Ending Denial: Understanding Aboriginal Issues

By Wayne Warry

© 2008

There is an unconscious racism at work in Canada—an ignorance of Aboriginal peoples and culture that breeds indifference to, and ambivalence about, Aboriginal poverty and ill health. Warry examines conservative arguments and mainstream views that promote assimilation and integration as the solution to Aboriginal marginalization. He argues that we must acknowledge our denial of colonialism in order to reach a deeper understanding of contemporary Aboriginal culture and identity, both on and off the reserve. Only then can we fully recognize Aboriginal peoples' rights and the path to self-determination.

In short related essays Warry counters arguments found in mainstream academic and popular writing and critiques conservative attitudes from a perspective informed by social science research. From this viewpoint he examines colonialism and history, land claims and resource rights, culture and contemporary identity, urban Aboriginal communities, and the nature of self-government and Aboriginal citizenship.

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Product Details

  • World Rights
  • Page Count: 224 pages
  • Dimensions: 6.0in x 0.5in x 9.0in
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SKU# HE000039

  • PUBLISHED SEP 2008

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    Regular Price: $32.95

    ISBN 9781442600058
  • PUBLISHED SEP 2008
    From: $27.95

Quick Overview

Warry examines conservative arguments and mainstream views that promote assimilation and integration as the solution to Aboriginal marginalization.

Ending Denial: Understanding Aboriginal Issues

By Wayne Warry

© 2008

There is an unconscious racism at work in Canada—an ignorance of Aboriginal peoples and culture that breeds indifference to, and ambivalence about, Aboriginal poverty and ill health. Warry examines conservative arguments and mainstream views that promote assimilation and integration as the solution to Aboriginal marginalization. He argues that we must acknowledge our denial of colonialism in order to reach a deeper understanding of contemporary Aboriginal culture and identity, both on and off the reserve. Only then can we fully recognize Aboriginal peoples' rights and the path to self-determination.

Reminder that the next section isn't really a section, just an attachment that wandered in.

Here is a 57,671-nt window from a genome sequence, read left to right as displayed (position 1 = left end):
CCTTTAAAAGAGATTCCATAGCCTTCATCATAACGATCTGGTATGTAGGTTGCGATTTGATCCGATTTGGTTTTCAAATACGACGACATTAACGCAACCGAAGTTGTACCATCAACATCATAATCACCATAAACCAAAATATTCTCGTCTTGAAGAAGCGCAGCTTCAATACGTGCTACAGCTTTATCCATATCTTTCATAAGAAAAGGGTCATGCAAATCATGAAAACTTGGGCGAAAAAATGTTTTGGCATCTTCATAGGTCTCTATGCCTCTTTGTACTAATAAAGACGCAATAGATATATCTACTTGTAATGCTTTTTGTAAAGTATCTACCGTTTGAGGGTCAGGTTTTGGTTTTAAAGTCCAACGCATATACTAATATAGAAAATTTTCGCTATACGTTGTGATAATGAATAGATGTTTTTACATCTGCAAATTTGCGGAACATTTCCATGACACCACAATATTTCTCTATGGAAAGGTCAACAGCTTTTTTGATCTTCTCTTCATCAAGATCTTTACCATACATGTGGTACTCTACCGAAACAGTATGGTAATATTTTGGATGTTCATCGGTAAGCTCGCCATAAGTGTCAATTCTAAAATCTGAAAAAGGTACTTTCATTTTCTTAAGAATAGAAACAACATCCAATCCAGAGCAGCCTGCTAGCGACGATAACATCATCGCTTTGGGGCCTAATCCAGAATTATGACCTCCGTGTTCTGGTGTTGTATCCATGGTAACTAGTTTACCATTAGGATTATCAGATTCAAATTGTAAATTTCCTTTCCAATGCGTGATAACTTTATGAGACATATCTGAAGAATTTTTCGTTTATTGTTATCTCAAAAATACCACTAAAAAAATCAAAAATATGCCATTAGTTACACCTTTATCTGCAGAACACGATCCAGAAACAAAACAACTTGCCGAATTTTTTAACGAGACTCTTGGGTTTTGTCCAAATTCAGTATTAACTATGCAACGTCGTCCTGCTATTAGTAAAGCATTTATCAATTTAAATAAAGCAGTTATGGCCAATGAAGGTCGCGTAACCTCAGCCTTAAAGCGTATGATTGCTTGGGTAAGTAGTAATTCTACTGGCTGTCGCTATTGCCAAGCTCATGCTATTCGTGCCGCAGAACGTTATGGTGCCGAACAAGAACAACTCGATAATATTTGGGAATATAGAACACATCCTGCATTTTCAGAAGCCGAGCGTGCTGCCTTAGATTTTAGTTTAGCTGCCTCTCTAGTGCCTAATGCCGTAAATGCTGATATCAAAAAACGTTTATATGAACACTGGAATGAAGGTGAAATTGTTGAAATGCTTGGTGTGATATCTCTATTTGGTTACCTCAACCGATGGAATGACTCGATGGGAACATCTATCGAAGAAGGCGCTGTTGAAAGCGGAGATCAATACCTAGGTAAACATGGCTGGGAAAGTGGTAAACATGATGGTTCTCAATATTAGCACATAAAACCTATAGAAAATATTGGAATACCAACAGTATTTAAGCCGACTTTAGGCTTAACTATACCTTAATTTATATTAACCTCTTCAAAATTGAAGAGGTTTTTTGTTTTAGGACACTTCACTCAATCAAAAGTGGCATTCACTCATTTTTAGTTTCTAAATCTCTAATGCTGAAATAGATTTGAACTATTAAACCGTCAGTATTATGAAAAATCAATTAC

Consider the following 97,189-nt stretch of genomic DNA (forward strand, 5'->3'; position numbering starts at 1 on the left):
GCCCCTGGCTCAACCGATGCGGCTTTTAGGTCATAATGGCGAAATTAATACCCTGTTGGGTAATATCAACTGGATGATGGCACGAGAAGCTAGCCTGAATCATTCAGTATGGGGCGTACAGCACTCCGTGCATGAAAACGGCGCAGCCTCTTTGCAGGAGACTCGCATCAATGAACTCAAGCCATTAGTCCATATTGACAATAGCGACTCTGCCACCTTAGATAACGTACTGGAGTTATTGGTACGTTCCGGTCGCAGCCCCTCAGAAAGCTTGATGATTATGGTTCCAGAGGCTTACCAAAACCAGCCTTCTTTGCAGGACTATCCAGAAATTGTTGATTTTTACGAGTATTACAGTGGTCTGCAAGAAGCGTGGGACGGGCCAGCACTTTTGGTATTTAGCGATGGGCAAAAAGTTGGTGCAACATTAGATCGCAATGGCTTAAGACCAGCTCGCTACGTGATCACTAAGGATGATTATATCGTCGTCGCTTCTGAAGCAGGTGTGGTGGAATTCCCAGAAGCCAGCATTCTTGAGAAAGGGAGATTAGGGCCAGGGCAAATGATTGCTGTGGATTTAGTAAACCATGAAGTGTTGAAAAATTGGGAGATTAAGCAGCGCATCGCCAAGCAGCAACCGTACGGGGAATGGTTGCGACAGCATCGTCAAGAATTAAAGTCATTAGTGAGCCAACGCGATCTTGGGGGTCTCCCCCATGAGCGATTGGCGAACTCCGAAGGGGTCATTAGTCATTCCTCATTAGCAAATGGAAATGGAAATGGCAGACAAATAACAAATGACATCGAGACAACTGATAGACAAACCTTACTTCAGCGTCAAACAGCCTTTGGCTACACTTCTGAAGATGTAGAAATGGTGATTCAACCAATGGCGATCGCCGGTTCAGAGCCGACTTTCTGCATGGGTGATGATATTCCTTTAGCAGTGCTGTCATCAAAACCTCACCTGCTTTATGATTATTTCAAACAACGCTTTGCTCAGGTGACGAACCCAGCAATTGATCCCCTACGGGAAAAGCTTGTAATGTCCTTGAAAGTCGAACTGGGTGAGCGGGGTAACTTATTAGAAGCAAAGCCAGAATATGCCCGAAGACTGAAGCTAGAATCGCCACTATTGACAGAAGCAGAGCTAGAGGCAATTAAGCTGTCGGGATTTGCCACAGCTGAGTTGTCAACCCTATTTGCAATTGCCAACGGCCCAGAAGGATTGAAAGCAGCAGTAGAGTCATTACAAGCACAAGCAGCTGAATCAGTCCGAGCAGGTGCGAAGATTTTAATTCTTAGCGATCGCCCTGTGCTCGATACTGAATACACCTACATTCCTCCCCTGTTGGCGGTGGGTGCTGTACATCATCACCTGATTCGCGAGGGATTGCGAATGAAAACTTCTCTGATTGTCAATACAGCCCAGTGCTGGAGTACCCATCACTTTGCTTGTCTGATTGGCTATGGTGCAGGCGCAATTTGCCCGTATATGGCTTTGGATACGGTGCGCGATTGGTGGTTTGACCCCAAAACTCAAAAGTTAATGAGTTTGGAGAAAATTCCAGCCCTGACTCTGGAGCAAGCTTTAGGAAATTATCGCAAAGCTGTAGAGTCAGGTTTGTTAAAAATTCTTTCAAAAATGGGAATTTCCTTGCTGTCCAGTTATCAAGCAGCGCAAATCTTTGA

In short related essays Warry counters arguments found in mainstream academic and popular writing and critiques conservative attitudes from a perspective informed by social science research. From this viewpoint he examines colonialism and history, land claims and resource rights, culture and contemporary identity, urban Aboriginal communities, and the nature of self-government and Aboriginal citizenship.

Continue Reading Read Less

Product Details

  • World Rights
  • Page Count: 224 pages
  • Dimensions: 6.0in x 0.5in x 9.0in
  • Reviews

    Warry offers a sensitive, powerful, and careful argument that explains why the neo-Conservative approach to relations with Indigenous communities (now espoused by the Government of Canada) is deeply deficient. Using an anthropological perspective to describe the complexities that emerge in the relationship between Indigenous peoples and Canada, he explains the critical role that an understanding of culture plays in creating a more inclusive and just society.


    Michael Asch, University of Victoria

    Aboriginal issues are complex and require deep understanding in order to deal effectively with them. Warry brings two decades of experience, as an academic researcher and community consultant, to what he describes as 'the vexing question' of the continuing exclusion of Aboriginal peoples from effective participation in Canada. His clear insightful text makes a significant contribution towards creating this understanding. Contemporary Aboriginal issues are presented as part of a more than century long debate about the place of Aboriginal peoples within Canada. Ending Denial deserves to be on the reading list for Canadian Studies and Indigenous Studies courses, and to be read by all Canadians wishing to better understand the most important issue facing Canadians today.


    David Newhouse, Chair, Indigenous Studies, Trent University
  • Author Information

    Wayne Warry is an applied medical anthropologist and Associate Professor of Anthropology at McMaster University, Hamilton, Ontario. He has 20 years experience working with and for various Aboriginal organizations, First Nations, Tribal Councils, and government ministries. He is the author of Ending Denial: Understanding Aboriginal Issues (University of Toronto Press, 2007).

  • Table of contents

    Acknowledgements

    A Note on Terminology

    Introduction

    Part I: Truth and Denial

    Chapter 1: Truth, Advocacy, and Aboriginal Issues 
    Chapter 2: The New Assimilation Arguments 
    Chapter 3: Ending Denial: Acknowledging History and Colonialism 
    Chapter 4: The Media: Sustaining Stereotypes

    Part II: Understanding Aboriginal Issues

    Chapter 5: Putting Culture into the Debates 
    Chapter 6: Being Aboriginal: Identity 
    Chapter 7: Culture in the City 
    Chapter 8: Courts and Claims: Aboriginal Resource Rights 
    Chapter 9: Sustainable Economic Development 
    Chapter 10: Hopeful Signs: Capacity Building in Health 
    Chapter 11: The Third Order: Accountable Aboriginal Governments

    Conclusion: The River

    References

    Index

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